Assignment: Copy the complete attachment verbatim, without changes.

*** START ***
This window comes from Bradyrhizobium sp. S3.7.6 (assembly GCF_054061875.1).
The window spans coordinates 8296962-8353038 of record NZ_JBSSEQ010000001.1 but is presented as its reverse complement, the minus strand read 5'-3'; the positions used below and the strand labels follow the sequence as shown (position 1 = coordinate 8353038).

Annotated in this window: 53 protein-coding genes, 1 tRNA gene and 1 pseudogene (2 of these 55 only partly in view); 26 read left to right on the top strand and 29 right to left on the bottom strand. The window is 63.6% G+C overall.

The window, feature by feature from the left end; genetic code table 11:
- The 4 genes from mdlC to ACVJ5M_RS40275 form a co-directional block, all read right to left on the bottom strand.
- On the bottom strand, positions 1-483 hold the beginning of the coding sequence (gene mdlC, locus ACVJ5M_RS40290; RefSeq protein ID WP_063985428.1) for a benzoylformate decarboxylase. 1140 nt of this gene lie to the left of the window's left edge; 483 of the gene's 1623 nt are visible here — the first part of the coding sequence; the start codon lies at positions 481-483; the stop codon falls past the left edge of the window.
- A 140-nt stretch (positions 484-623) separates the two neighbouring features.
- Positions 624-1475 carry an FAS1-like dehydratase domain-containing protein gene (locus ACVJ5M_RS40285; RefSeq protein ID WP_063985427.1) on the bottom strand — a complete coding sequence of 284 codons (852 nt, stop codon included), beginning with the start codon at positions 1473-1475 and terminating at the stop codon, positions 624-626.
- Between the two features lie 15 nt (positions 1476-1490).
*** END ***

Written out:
This window comes from Bradyrhizobium sp. S3.7.6 (assembly GCF_054061875.1).
The window spans coordinates 8296962-8353038 of record NZ_JBSSEQ010000001.1 but is presented as its reverse complement, the minus strand read 5'-3'; the positions used below and the strand labels follow the sequence as shown (position 1 = coordinate 8353038).

Annotated in this window: 53 protein-coding genes, 1 tRNA gene and 1 pseudogene (2 of these 55 only partly in view); 26 read left to right on the top strand and 29 right to left on the bottom strand. The window is 63.6% G+C overall.

The window, feature by feature from the left end; genetic code table 11:
- The 4 genes from mdlC to ACVJ5M_RS40275 form a co-directional block, all read right to left on the bottom strand.
- On the bottom strand, positions 1-483 hold the beginning of the coding sequence (gene mdlC, locus ACVJ5M_RS40290; RefSeq protein ID WP_063985428.1) for a benzoylformate decarboxylase. 1140 nt of this gene lie to the left of the window's left edge; 483 of the gene's 1623 nt are visible here — the first part of the coding sequence; the start codon lies at positions 481-483; the stop codon falls past the left edge of the window.
- A 140-nt stretch (positions 484-623) separates the two neighbouring features.
- Positions 624-1475 carry an FAS1-like dehydratase domain-containing protein gene (locus ACVJ5M_RS40285; RefSeq protein ID WP_063985427.1) on the bottom strand — a complete coding sequence of 284 codons (852 nt, stop codon included), beginning with the start codon at positions 1473-1475 and terminating at the stop codon, positions 624-626.
- Between the two features lie 15 nt (positions 1476-1490).